by Dave Spencer
The Brazilian educationist Paulo Freire (1921-1997) is regarded internationally as the guru of adult education. Since we are concerned as communists with educating ourselves and with “raising consciousness” among the working class, then it would seem useful to look at Freire’s ideas.
As luck would have it Freire’s classic textbook Pedagogy of the Oppressed (1972) is not only a statement of the principles on which to practise adult education, it is also a handbook on how to build a revolutionary party. There are many references to liberation and revolutionary leadership throughout the book. One of the reasons for this is that in the 1960s in Brazil when Freire was organising Adult Literacy classes on a mass scale, his activity was very radical because only literate people could vote in Brazil. In 1964 after the coup Freire was jailed and then exiled for his efforts. He went to Chile and then to UNESCO where he influenced Literacy programmes throughout the Third World.
One might wonder why Freire is not better known on the left. The reason is that his educational principles contradict entirely the practice and the theory of the left groups. Freire stresses the vital importance of educating and organising from below. The life experience of the students must be the starting point of the dialogue and the mutual respect and trust between tutors and students – between the working class and the revolutionary leadership if you will. The “leaders” should go to the working class to engage in discussion and to be prepared to learn, not to impart ready-made gobbits of “truth” or the party line. “The revolutionary’s role is to be liberated with the people, not to win them over”, says Freire.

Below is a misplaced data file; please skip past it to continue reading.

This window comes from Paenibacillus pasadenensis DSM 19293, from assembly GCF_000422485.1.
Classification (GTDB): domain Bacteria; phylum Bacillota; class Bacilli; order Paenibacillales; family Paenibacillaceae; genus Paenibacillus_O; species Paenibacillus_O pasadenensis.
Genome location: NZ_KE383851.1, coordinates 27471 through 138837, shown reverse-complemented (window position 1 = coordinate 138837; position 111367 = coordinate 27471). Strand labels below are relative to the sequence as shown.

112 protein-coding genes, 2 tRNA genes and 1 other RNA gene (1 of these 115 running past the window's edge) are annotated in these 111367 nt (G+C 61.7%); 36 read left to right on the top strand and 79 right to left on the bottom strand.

Freire calls the top-down method, used by left groups, as well as the state, “banking” education. Charles Dickens criticised this Gradgrind “give me the facts” or “the line” method of education in his novel Hard Times because of its lack of humanism. To Freire there is no neutral form of education – it is either encouraging critical thinking and therefore liberating – or it is uncritical and undemocratic and therefore “domesticating”, i.e. encouraging acceptance of the status quo.
Contrast this to the approach of the left groups. For example, Sean Matgamna of the Trotskyist group AWL wrote an article “The class struggle is the thing” epitomising this approach. He argues that with the demise of Stalinism and the movement to the right of social democracy internationally, the way is clear for real socialism to show itself at last. His advice is to go to the working class and to the working class movement — not to learn anything, not to listen, not to engage in dialogue, but “to organise it, to re-organise it, to plant the seeds of unfalsified socialism”. Exactly the opposite of the principles advocated by Paulo Freire! Nothing personal against Sean, but he is arguing for a top down, “banking” approach where the truths have already been decided upon by an elite and it is just a matter of convincing the masses. This is clearly an idealist position, not a dialectical one and is typical of left groups. Freire sees the class struggle as a process in which revolutionaries play the role not of lecturers on the rostrum dishing out pre-existing truths to the workers but of organisers and facilitators of a dialogue in which the day to day experiences of the working class in struggle play a key part. The class struggle is a dynamic process during which lessons are learned through discussion and practice, not by some formulae from Party HQ.